Book Review: Mothershell by Andrea Potos
Reviewed by Kathleen Kirk
Maybe I should have reviewed this book when I first read it, but, no, I always need to re-read books before I write about them. So now I have re-read Mothershell, by Andrea Potos, in May, a perfect time, but this latest reading is filtered through the current circumstances. Sadly, I call this COVID-19 reading, and it has been happening with novels, too. I re-read Little Women for comfort during this time, and of course encountered fever there, in the character of Beth. How wonderful to encounter Little Women and Louisa May Alcott in Mothershell, though it is in the poem “I Saw a Light Mist Rise,” about Alcott and her mother seeing “a pale mist” rising from the body of sister/daughter Lizzie when she died.
My COVID-19 reading makes certain things stand out or resonate differently. For instance, the opening poem, “Breakfast Eternal,” is still joyous on this re-reading, though it is a grief poem, about a mother and daughter having breakfast in a favorite diner…forever, even though the mother is gone:
I love it here! she tells me again, isn’t Life
as certain as it ever was, she and I
face to face, drinking our coffee
black and filled to the top.
But even though I know the poem is about seeing the mother, though gone, as clearly as ever, in my re-reading during the pandemic, life doesn’t feel “as certain as it ever was,” and I miss my mom, though here, as I can’t see her much at present. And this café cannot (or should not) be open.
Likewise, when I read “Relief,” I’m struck by the “mask” and breathing difficulty in these lines taking place in a hospital:
My mother is no longer strapped
under the noisy mask of the machine
that steered her last breathing….
I’m terribly aware that hospital deathbed scenes with family close at hand aren’t happening now. So I have layers of response to Potos’s poems, sensing fully her intentions while also receiving ironies and griefs related to the current moment.
I thought I might escape into the poems that travel elsewhere—ah, but it’s sometimes to Italy, where COVID-19 has done so much harm. In “A Rome Morning,” there’s a convent and “young nuns gliding past,” and I think of the elderly nuns dying of the virus in their retirement home here in the United States. Still, there is cappuccino! There are lilies, sunflowers, yellow roses. There is “silver light” in these poems. There is art—Caillebotte, Cassat, Renoir. There is so much beauty in this book. The Keats epigraph from Endymion sets us up for it, and for beauty’s connection to the eternal:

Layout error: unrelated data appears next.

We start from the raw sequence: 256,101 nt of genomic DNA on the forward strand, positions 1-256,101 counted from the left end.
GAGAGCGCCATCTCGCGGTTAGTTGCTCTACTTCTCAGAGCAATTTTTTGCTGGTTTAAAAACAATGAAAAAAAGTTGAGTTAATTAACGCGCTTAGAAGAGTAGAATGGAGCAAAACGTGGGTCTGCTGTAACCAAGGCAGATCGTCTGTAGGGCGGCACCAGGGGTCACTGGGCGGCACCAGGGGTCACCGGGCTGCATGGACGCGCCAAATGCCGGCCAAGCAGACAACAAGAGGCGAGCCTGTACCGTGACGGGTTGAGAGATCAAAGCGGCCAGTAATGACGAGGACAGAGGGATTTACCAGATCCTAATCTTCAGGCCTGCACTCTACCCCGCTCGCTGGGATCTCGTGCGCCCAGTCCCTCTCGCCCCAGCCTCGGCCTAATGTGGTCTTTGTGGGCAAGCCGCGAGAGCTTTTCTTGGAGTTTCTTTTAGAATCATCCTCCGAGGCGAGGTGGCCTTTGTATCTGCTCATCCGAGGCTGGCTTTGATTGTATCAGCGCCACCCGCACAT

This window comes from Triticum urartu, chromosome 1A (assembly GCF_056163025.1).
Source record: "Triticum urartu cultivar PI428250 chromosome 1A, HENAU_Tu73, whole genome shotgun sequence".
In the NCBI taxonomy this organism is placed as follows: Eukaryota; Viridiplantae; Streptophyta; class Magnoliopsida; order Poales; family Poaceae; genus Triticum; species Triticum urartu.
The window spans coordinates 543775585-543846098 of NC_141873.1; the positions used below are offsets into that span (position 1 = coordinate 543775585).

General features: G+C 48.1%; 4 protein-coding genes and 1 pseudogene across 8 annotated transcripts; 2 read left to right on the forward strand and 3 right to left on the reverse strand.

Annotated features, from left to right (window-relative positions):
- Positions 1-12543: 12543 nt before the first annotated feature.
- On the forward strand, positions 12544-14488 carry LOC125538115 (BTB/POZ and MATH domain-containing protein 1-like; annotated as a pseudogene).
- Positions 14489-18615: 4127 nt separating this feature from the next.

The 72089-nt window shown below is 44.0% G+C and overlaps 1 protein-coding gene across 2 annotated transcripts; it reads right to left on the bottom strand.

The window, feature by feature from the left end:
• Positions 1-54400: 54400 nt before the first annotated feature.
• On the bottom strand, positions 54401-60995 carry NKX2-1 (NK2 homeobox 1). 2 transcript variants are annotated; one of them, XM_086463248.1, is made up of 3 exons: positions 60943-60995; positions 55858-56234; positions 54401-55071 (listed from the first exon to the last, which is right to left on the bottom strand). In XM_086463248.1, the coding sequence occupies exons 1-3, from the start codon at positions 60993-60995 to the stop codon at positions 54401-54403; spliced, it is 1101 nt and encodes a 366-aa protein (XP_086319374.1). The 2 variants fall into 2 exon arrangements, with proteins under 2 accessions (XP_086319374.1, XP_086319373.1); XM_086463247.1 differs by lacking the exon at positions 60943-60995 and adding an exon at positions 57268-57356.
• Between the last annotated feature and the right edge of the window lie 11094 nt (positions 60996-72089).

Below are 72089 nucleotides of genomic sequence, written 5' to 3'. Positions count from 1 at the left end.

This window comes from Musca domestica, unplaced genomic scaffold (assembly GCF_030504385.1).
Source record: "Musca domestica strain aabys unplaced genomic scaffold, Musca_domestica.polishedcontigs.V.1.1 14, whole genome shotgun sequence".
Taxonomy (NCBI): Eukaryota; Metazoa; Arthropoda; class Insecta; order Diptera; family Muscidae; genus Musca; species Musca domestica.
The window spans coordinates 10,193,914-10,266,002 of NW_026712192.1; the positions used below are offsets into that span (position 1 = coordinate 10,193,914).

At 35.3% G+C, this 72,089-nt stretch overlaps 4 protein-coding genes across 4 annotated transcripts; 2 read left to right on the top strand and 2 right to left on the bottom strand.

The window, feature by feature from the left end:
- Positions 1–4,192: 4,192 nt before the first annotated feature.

A thing of beauty is a joy for ever:
Its loveliness increases; it will never
Pass into nothingness; but still will keep
A bower quiet for us, and a sleep
Full of sweet dreams, and health, and quiet breathing.
But see how “health” suddenly stands out now, and “quiet breathing”?
And the beauty of the mother, to whom this book is dedicated, is everywhere, with “her darkpink smile,” her wonderful outfits—“pink blouse and blue jeans,” “coral blouse / scattered with tiny / daylit stars”! The beautiful scents in “Just Before Napping”—vanilla, Greek oregano, cinnamon, “the citrus / dishwashing soap that soothed her hands”—bring back the mother, in one reading, and remind me that I am alive and virus-free if I can still smell them in my COVID-19 reading. Even the soap… And there’s a poignant grocery store poem, “For My Sister Who Saw a Vision of Our Mother at the Check-out Line at Sendiks Market,” that reminds me how this event, though visionary, could only take place during “senior hours” at the grocery store right now.
Many people have been turning to poems for comfort and uplift since this began. In April, National Poetry Month, people began to Shelter in Poems online! But here I am, sheltering in the poems of Andrea Potos, feeling her reverence and grief, and still all too aware of other poignancies as well. I am grateful and amazed at the poet’s transporting language and that her mother “has passed through the needle of wonder, gone into the gold that suits her so well.” These poems are a sustained elegy for the mother, also honoring the grandmother, and sisters and aunts who bond in their routines of living, dying, loving. Let me leave you with a beautiful poem from Mothershell that shows you how they do it and what a perfect day it is, indeed.
The Kind of May Day it Is
If days were colors
I would name this one pink,
a pale pink like the rose quartz
pendant I wear, like the insides
of seashells or the colors of the blouses
my mother seemed to collect, box after box
of blouses we filled the day we finally
arrived to empty her apartment—my sister,
my niece, my aunt and I, all of us somehow
working steadily as one that summer day,
holding each other up through sheer purpose
and necessity of our task. Some of her blouses
I took home with me: the one patterned with white
blossoms and doves, the striped flannel,
the plain Oxford she wore in my favorite photo.
I keep them in my closet beside my long skirts
and jumpers, many of them pink now, my chosen
color, to remind myself always of her
beauty and gentleness like this May
day arriving with and without her.
Kathleen Kirk is the poetry editor for Escape Into Life. She is the author of eight poetry chapbooks, most recently Spiritual Midwifery (Red Bird, 2019), and the winner of the 2019 Patricia Dobler Award with “Fox Collar,” a poem about her mother. Her COVID-19 reading applies even to the 2020 Mother’s Day feature at Escape Into Life, prepared months ago, before the current wearing of masks…and yet the art shows a mother wearing a mask. It’s scary to be accidentally prescient.